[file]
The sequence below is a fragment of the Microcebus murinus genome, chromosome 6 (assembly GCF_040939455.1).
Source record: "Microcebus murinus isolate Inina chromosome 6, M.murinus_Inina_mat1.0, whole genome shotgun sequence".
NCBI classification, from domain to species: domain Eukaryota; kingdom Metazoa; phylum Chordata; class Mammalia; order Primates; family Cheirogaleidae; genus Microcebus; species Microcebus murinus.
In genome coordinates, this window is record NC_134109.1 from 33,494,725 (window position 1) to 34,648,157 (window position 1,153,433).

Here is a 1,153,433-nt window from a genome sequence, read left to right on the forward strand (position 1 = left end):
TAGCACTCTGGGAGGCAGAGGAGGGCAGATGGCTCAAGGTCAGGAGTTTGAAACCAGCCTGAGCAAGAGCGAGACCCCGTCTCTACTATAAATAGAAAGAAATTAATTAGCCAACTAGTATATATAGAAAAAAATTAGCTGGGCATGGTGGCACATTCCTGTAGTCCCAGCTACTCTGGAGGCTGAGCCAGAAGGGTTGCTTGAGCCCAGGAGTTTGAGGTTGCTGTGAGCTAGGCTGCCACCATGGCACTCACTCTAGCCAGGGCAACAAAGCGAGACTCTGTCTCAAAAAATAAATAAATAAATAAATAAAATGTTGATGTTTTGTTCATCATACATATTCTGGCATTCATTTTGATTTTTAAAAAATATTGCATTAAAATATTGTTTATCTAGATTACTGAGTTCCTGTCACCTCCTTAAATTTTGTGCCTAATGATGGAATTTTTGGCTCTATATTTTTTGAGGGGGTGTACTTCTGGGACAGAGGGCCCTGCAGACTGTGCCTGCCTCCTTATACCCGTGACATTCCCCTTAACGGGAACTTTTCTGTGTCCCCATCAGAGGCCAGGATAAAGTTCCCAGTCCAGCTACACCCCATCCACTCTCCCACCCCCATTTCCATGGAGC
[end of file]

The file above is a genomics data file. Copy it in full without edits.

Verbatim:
The sequence below is a fragment of the Microcebus murinus genome, chromosome 6 (assembly GCF_040939455.1).
Source record: "Microcebus murinus isolate Inina chromosome 6, M.murinus_Inina_mat1.0, whole genome shotgun sequence".
NCBI classification, from domain to species: domain Eukaryota; kingdom Metazoa; phylum Chordata; class Mammalia; order Primates; family Cheirogaleidae; genus Microcebus; species Microcebus murinus.
In genome coordinates, this window is record NC_134109.1 from 33,494,725 (window position 1) to 34,648,157 (window position 1,153,433).

Here is a 1,153,433-nt window from a genome sequence, read left to right on the forward strand (position 1 = left end):
TAGCACTCTGGGAGGCAGAGGAGGGCAGATGGCTCAAGGTCAGGAGTTTGAAACCAGCCTGAGCAAGAGCGAGACCCCGTCTCTACTATAAATAGAAAGAAATTAATTAGCCAACTAGTATATATAGAAAAAAATTAGCTGGGCATGGTGGCACATTCCTGTAGTCCCAGCTACTCTGGAGGCTGAGCCAGAAGGGTTGCTTGAGCCCAGGAGTTTGAGGTTGCTGTGAGCTAGGCTGCCACCATGGCACTCACTCTAGCCAGGGCAACAAAGCGAGACTCTGTCTCAAAAAATAAATAAATAAATAAATAAAATGTTGATGTTTTGTTCATCATACATATTCTGGCATTCATTTTGATTTTTAAAAAATATTGCATTAAAATATTGTTTATCTAGATTACTGAGTTCCTGTCACCTCCTTAAATTTTGTGCCTAATGATGGAATTTTTGGCTCTATATTTTTTGAGGGGGTGTACTTCTGGGACAGAGGGCCCTGCAGACTGTGCCTGCCTCCTTATACCCGTGACATTCCCCTTAACGGGAACTTTTCTGTGTCCCCATCAGAGGCCAGGATAAAGTTCCCAGTCCAGCTACACCCCATCCACTCTCCCACCCCCATTTCCATGGAGC